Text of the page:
Review: MeFOTO Walkabout Monopod

Chris Gampat The Phoblographer MeFOTO Walkabout Monopod (2 of 6)ISO 2001-480 sec at f - 4.0

MeFOTO’s Walkabout Monopod is targeted at the adventure photography crowd, but also has lots of practical applications for city dwellers and sports shooters. As with everything else from MeFOTO, they come in a multitude of colors to fit your own needs and wants. But they also include lots of subtle design features that make it an item that you’ll actually want to bring with you instead of thinking about it as just something extra.

The monopods are a five section aluminum alloy product that is also meant to function as a walking stick. And it may just be something worth looking into for the adventure photographer.

Pros and Cons


– Lightweight

– Built-in compass is extremely useful

– Quick to set up

– Nice cushioned grip


– Wish that the bottom spike split into three sections for even more even stability

Gear Used

We tested the MeFOTO Walkabout with the Olympus OMD EM5 and the Panasonic 100-300mm f4-5.6 lens.

Tech Specs

Specs taken from the B&H Photo listing of the product

Maximum Height 59.1″ (153.5 cm)
Folded Length 18.1″ (46 cm)
Load Capacity 30.9 lb (14 kg)
Leg Sections 5
Feet Single, removable 20 mm rubber, M8 screw thread
Leg Lock Type Twist lock
Male Thread Size 1/4″-20
Weight 1.4 lb (0.63 kg)


Chris Gampat The Phoblographer MeFOTO Walkabout Monopod (1 of 6)ISO 2001-800 sec at f - 4.0

The Walkabout Monopod is a piece of gear that looks a lot like a badass quarter staff or something that a person going to Comic Con might eventually modify and turn into a power staff of some sort. But with all the geekiness aside, it is a simple, practical and functional monopod in many ways.

For the most part, your hand will be placed on the squishy grippy foam material near the top of the monopod. But that is only if you’re using it as an actual monopod. This monopod can also be used as a boom pole for lights, microphones and more.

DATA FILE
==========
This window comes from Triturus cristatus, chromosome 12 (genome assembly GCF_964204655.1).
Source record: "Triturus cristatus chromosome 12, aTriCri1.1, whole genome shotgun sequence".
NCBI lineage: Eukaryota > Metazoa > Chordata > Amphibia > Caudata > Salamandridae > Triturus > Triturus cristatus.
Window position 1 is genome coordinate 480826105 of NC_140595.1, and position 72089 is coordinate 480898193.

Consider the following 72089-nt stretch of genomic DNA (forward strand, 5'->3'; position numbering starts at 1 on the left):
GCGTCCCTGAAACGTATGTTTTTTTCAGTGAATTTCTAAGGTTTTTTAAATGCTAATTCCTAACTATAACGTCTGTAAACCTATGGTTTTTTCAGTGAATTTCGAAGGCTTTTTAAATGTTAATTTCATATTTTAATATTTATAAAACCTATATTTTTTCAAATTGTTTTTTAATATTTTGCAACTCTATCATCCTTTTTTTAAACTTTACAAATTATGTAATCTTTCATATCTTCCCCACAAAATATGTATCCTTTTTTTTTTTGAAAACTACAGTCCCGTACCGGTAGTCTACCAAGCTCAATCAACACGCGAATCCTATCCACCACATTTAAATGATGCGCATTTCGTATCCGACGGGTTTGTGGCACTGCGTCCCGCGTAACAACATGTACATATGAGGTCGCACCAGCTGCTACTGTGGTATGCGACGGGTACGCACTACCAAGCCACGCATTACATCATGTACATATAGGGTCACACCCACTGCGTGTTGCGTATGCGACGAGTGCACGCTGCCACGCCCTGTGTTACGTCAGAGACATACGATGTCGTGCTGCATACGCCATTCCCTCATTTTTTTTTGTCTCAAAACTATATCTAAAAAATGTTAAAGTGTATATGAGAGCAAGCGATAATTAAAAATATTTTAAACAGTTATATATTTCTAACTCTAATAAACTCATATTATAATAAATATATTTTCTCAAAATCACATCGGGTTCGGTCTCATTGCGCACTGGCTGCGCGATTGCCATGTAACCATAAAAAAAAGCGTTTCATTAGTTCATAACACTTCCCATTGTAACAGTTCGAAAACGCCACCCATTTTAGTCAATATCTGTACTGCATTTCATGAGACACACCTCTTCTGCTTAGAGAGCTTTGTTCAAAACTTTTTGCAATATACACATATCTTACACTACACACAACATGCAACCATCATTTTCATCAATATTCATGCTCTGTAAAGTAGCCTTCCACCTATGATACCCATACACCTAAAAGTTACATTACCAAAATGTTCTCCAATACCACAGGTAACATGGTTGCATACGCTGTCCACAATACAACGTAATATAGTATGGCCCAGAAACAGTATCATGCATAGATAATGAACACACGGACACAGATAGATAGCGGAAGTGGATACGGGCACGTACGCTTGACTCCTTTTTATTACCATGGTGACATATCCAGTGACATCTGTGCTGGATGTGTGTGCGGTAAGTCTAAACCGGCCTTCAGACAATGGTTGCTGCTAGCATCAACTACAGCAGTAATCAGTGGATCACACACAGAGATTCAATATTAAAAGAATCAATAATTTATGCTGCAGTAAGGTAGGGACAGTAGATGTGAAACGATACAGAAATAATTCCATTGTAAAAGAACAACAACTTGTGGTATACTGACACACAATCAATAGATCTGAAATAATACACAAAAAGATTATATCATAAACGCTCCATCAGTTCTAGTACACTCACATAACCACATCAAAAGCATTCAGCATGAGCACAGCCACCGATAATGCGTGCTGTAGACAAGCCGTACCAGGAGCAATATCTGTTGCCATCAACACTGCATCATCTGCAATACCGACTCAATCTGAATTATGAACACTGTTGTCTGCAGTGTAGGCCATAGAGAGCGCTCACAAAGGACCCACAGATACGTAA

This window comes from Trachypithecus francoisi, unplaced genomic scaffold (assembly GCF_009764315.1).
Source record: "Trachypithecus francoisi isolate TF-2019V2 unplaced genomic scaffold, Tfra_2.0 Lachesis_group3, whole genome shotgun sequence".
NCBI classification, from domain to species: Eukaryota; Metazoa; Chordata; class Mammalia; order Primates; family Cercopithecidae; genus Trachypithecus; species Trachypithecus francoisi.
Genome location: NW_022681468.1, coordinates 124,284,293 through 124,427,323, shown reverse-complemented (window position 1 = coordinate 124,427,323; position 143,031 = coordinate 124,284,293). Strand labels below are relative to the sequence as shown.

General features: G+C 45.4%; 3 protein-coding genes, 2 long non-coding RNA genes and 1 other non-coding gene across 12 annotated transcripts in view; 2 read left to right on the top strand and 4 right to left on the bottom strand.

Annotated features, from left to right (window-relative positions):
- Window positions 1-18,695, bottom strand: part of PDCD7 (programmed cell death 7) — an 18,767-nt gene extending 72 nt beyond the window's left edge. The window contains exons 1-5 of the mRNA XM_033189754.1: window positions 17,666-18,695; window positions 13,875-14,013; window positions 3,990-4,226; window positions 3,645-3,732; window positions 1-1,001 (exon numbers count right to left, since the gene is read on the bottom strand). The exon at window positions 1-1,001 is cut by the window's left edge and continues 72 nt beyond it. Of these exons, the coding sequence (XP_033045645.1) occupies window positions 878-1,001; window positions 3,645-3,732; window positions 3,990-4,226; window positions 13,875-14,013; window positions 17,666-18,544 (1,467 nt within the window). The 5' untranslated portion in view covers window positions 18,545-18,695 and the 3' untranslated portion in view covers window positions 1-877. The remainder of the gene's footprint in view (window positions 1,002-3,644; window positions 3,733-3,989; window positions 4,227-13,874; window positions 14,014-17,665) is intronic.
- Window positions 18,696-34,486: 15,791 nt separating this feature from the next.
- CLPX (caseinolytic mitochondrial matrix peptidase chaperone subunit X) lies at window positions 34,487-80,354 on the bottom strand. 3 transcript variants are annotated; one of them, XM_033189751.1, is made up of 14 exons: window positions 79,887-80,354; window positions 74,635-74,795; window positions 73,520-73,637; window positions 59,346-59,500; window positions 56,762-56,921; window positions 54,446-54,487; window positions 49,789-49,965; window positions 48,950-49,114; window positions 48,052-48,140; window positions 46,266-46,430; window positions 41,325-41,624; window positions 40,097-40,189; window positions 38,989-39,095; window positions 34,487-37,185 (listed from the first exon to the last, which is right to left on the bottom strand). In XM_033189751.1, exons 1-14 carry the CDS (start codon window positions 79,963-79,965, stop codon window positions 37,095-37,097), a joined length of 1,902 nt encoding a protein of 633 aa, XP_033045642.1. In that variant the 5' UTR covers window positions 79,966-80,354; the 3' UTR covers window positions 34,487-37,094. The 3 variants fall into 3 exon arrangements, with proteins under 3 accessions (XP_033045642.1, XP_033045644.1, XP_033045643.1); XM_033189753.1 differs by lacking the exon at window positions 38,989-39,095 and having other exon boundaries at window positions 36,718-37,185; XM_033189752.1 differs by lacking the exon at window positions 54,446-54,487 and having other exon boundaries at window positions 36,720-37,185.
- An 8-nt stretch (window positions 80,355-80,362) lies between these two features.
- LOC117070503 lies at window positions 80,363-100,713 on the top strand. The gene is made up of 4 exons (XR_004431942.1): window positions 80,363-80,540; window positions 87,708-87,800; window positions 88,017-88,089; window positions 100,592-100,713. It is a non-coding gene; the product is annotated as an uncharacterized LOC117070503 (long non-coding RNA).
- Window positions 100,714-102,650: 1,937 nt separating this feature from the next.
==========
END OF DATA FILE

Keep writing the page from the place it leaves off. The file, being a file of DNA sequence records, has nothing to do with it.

Chris Gampat The Phoblographer MeFOTO Walkabout Monopod (3 of 6)ISO 2001-800 sec at f - 4.0

To extend the monopod, you’ll need to unlock the connectors. The nice thing about the design is that a person can grip them all with one hand and with a simple twist all of the sections will expand. Then you’ll need to tighten each one individually.

Chris Gampat The Phoblographer MeFOTO Walkabout Monopod (4 of 6)ISO 2001-680 sec at f - 4.0

On top of the tripod, you’ll see this little knob like attachment that is screwed into place. This attachment is a compass that will be very useful when trying to navigate in the great outdoors. The compass stores away easily into your pocket when the monopod is being used otherwise.

Chris Gampat The Phoblographer MeFOTO Walkabout Monopod (5 of 6)ISO 2001-640 sec at f - 4.0

Under the compass are two sections: one is a conversion ring for the tripod screw to go from 1/4 20 to 3/8ths. Then there is a ring that goes between that and the compass, but this ring also has a strap around it. When you don’t need some of these things, they can also be stored away in a pocket.

Build Quality

The Walkabout is a bit deceiving. It is so light that someone would think that it wouldn’t be sturdy at all. However, the tripod is incredibly sturdy and we’ve used it for booming applications, shooting, and even for walking about. Our only quibble has to do with one of the tightening rings on the bottom section: sometimes it required a bit extra turning to really lock it down into place.

We also really wish that the bottom section would split into three sections to make it almost a mini light stand or have some extra stability like a tripod.

That isn’t to bash the bottom spike at all though: when it came to try to capture moving subjects while panning it was really simple and smooth to work with–and that is a bigger priority usually.

Sometimes when walking into shadier areas of NYC, I would brandish the monopod almost as a weapon. Though I’m not really sure how it would fare in self-protection.

Ease of Use

Chris Gampat The Phoblographer MeFOTO Walkabout Monopod (6 of 6)ISO 2001-1500 sec at f - 4.0

There isn’t a lot to the MeFOTO Walkabout Monopod: it is quick to extend, easy to keep your camera and lens stabilized, and effectively does its job. While the walking stick feature is also a sales point, I’m a young guy and didn’t really personally feel the need to use it like that. In addition what would have been nice is the inclusion of a bubble level somewhere on the tripod–but instead I would need to rely on a tripod head for that.


Most folks won’t have more than one monopod in their kit, and if you already have one we have to be honest and say that MeFOTO’s Walkabout won’t necessarily replace what you have already unless yours is starting to fall apart from excessive use. The addition of the compass and the easy access to two different types of tripod screws is very nice–as is the light weight. But we recommend this monopod for the person that will need one to begin with and that cares about colors, sturdiness and going out on adventures.

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